Nose: Soft toffee pennies, Bounty chocolate bar, floral honey and orange peel with dark chocolate, bruised peach, hazelnut, buttery biscuit, mini foam bananas and hints of fresh clove and cinnamon in support.
Palate: Waves of chocolate and milky coffee come through with treacle, apple blossom, floral notes, dried fruit, black pepper and stem ginger.
Finish: Long, delicately sweet and with Sugar Puffs some lingering spice and floral elements.
Overall: The cask has brought out the citrus, biscuity and spicy elements in an approachable, bright that possesses weight and complexity. The most fun of the three, but without the depth of the French oak.
The French Virgin Oak Finish is made from French oak from the Haute-Garonne region near the Pyrenees and the wood was air-dried for 15 months. Walker says the wood is very finely grained and rich, which creates a subtle, sweet and earthy taste with silky tannins, honey, fruit, orange zest, honey and ginger.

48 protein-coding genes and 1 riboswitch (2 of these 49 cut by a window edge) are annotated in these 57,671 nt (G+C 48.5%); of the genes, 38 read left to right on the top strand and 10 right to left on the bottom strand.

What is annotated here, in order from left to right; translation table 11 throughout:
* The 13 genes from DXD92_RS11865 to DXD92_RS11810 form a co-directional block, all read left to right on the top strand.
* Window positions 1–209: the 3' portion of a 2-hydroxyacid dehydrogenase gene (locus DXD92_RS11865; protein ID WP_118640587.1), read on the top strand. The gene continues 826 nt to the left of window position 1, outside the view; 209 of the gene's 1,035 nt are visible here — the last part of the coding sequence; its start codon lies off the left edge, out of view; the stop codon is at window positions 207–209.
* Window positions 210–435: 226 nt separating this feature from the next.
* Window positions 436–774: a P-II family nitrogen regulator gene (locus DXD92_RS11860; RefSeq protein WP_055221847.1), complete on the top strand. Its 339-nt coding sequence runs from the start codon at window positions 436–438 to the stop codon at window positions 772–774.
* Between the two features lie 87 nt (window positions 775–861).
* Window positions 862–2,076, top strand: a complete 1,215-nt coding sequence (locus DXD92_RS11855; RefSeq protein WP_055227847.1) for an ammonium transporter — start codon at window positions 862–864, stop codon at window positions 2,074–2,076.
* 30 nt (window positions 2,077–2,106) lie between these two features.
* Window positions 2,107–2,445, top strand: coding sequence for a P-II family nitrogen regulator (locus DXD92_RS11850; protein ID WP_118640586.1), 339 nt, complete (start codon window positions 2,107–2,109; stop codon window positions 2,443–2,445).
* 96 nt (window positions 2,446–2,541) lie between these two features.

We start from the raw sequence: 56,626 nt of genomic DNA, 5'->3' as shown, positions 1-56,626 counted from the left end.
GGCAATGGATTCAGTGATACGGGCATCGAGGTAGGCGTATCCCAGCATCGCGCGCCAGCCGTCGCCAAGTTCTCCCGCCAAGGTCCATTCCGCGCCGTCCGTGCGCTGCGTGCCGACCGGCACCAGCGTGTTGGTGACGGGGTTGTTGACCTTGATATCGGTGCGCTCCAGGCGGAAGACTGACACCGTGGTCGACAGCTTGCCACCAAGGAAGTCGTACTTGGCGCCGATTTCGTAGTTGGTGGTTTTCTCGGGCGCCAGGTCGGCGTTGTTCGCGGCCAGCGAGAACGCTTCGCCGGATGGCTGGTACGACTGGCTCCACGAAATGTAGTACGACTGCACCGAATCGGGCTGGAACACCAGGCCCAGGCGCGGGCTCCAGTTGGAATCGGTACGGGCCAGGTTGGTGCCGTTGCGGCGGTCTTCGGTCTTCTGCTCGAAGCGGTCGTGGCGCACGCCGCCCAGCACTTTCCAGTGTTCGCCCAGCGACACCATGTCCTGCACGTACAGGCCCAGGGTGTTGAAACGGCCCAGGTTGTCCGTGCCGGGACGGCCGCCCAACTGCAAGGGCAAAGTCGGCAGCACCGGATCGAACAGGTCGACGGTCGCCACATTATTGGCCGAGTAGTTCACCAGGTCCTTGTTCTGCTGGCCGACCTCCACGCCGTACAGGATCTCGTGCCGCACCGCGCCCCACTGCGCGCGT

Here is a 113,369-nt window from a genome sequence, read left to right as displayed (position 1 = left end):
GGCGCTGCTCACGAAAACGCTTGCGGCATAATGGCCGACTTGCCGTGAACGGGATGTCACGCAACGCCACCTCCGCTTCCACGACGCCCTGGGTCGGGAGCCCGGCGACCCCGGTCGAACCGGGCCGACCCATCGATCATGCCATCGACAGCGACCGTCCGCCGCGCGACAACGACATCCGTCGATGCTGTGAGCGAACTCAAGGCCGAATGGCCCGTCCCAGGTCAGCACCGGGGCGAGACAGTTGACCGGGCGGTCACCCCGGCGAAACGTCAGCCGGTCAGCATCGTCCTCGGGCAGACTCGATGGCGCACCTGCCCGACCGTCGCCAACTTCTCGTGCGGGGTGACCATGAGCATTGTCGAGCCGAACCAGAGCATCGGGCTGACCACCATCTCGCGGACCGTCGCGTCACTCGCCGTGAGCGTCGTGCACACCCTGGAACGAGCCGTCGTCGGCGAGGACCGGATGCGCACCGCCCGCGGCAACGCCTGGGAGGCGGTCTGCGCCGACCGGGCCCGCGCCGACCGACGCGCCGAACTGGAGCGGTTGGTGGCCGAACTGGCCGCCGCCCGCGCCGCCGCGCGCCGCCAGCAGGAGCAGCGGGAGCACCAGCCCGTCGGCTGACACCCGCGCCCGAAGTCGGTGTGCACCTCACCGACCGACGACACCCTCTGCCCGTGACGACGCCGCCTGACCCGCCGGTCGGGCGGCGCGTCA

Master of Malt Tasting Note:
Nose: At first there’s drying red apple skins, some earthiness, digestive biscuits and heather honey followed by a little mocha, pink grapefruit, chocolate orange, cinnamon and honeycomb.
Palate: Lots of coffee, tannins and butterscotch upfront, with orchard fruit, dried apricot liquorice and a touch of bran muffin underneath.
Finish: Rich, sweet and long with cinnamon, white chocolate and citrus.
Overall: An earthy, more mellow and bittersweet dram that’s got so much depth and subtlety as well as the best integration of cask and distillate.
Finally, the Chinquapin Virgin Oak Finish is made from casks from the northern Ozark region in Missouri, USA. Chinquapin is a sub-species of quercus alba (Quercus Muehlenbergeii). The casks are air-dried for nearly four years which Walker explains creates flavours of liquorice and even hints of rosehips, which accompany complex, zesty flavours with notes of heather honey, barley sugar, toasted biscuit and orange zest, mocha, anis, fennel, cinnamon.
Master of Malt Tasting Note:
Nose: Vanilla tablet, fragrant citrus, honey and a little cacao leads with heather, polished oak, drying nutmeg and Thorntons Caramel Shortcake Bites in support.
Palate: Initially there’s butterscotch biscuits, stewed apple, hazelnut and honey on toast before that liquorice, aniseed boiled sweet elements appear among a little baking spice and sandalwood.
Finish: A big scoop of chocolate ice cream, buttery vanilla and plenty of cinnamon.
Overall: Hugely decadent and full of personality, but it’s a touch overwhelming for me.